July 3, 2020
This month we introduce Margot Tischmann. Margot was born 1933 in Duisburg, Germany, “when things were already bad,” she recalls. It was the year Hitler came to power and the family strongly experienced the rise in anti-semitism.
Margot’s mother left hospital straightaway after giving birth, not wanting to spend any extra time in a German run-institution. Her parents ran a menswear business and were paying rent to a German man. He refused to take rent from them anymore, advising them, ‘You have to leave; you have to get out.’
Margot and her parents were lucky enough to leave Europe on the ship D. Main, arriving in Australia on 6 December 1938. Unfortunately, her father’s family living in Poland all perished. Her mother’s parents died before the war, but three of her sisters and a brother were murdered by the Nazis.
Margot recalls a momentous occasion upon her arrival in Australia. She was four years old at the time and a photographer from The Sydney Morning Herald took a photo of her and another young Jewish girl. They were featured in the newspaper, however, fearing consequences for their remaining relatives back in Germany, her mother and father would not provide their names for publication.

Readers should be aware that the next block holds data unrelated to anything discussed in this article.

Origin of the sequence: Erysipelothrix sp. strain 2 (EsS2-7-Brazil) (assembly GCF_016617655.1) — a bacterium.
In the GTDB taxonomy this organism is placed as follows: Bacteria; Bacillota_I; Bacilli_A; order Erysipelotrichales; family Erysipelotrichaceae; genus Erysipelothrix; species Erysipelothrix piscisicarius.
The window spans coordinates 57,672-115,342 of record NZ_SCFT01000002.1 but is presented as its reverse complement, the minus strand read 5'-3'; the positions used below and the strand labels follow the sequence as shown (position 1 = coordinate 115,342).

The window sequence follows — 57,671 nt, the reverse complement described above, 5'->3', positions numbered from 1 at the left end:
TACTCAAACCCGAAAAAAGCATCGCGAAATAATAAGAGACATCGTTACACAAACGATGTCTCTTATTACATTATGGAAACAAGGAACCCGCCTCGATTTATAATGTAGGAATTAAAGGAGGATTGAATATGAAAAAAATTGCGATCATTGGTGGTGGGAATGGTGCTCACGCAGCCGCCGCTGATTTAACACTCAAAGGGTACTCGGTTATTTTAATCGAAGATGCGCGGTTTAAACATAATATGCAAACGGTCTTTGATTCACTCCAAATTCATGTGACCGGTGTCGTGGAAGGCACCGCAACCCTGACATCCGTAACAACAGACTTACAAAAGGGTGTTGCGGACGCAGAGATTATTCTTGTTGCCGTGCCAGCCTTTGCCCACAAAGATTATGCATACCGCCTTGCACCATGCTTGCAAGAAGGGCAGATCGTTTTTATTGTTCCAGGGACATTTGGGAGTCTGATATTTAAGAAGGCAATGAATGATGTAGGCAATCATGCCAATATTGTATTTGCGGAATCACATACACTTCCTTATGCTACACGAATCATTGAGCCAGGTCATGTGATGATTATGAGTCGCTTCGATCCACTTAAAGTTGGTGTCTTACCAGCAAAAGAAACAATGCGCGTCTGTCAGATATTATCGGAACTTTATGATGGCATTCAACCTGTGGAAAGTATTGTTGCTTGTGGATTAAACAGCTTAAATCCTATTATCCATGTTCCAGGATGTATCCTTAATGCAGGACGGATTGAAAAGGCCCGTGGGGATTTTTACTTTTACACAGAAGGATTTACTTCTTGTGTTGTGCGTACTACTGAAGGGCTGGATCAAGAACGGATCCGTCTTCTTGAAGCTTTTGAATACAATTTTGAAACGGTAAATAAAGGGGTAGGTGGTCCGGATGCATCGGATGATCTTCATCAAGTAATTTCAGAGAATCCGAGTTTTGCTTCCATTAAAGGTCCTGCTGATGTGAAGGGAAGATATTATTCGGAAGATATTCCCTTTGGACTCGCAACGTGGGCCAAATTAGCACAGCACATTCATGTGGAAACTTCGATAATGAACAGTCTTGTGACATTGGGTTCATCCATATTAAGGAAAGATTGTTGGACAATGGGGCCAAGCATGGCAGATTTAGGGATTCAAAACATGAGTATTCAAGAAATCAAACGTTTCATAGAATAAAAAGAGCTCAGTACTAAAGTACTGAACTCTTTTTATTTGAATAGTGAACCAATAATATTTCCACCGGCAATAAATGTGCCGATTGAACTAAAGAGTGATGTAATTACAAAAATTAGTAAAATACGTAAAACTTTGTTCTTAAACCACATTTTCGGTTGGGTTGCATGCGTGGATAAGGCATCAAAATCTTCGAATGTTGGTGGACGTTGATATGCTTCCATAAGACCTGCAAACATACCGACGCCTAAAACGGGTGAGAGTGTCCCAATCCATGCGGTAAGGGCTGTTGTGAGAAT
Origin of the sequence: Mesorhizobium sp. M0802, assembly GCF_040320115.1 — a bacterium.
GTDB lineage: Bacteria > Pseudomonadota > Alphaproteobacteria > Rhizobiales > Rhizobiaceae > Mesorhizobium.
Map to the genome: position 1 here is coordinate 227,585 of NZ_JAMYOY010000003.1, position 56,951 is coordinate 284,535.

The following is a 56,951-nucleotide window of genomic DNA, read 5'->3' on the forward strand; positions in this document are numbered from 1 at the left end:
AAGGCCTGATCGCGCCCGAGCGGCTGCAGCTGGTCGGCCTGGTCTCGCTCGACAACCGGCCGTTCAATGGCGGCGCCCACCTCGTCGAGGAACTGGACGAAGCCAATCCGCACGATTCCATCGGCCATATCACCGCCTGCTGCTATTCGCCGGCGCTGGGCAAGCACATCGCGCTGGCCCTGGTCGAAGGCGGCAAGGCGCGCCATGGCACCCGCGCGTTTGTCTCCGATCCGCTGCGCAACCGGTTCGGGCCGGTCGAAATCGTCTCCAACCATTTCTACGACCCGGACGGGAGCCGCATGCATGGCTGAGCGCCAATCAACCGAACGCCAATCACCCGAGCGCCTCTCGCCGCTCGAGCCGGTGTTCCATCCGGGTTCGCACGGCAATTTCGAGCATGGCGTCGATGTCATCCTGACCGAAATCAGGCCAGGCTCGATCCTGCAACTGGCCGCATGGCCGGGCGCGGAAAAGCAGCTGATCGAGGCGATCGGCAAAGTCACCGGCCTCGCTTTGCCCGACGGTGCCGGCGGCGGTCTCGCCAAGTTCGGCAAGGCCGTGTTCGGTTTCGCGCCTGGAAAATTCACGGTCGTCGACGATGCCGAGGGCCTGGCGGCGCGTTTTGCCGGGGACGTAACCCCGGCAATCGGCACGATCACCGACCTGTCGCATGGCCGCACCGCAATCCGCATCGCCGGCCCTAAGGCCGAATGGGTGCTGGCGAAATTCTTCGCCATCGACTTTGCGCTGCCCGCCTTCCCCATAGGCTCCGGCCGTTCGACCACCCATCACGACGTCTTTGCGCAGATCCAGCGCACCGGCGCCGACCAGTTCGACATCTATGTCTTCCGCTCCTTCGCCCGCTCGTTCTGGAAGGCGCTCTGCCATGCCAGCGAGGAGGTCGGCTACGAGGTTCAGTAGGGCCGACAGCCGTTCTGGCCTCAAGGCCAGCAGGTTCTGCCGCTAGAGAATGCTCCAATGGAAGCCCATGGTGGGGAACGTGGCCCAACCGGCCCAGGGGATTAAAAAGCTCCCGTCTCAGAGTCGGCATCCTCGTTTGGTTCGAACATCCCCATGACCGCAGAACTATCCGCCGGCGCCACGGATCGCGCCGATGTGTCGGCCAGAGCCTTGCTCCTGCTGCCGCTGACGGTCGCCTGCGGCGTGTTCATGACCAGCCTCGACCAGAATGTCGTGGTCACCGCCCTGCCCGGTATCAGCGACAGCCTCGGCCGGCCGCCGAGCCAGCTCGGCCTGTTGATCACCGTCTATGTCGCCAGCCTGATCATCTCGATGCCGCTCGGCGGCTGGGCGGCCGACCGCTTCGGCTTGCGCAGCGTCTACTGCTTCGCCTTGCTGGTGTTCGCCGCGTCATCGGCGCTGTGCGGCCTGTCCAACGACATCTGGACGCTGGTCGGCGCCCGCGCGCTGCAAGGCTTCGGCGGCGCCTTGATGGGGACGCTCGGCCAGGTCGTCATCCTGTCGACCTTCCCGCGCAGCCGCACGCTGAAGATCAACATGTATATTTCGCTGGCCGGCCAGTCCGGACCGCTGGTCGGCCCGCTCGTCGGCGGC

When Margot and her parents arrived in Australia, none of them could speak a word of English. They had no relatives in the country and there was no one at the dock to meet them. Margot remembers going to pre-school and not knowing how to say, ‘I need the toilet.’
Making a living in Australia was difficult. Her parents went from having a big manufacturing business in Germany to her mother cleaning floors to make ends meet. They later managed to do ‘piece work’ in their home in Bondi, making trousers. They also changed their surname from Fuks to Fox, to fit in.
To read more from our Survivor Portraits blog series, click here.
To explore the personal stories and anecdotes of Holocaust survivors, click here for our first online exhibition.
Photograph by Katherine Griffiths.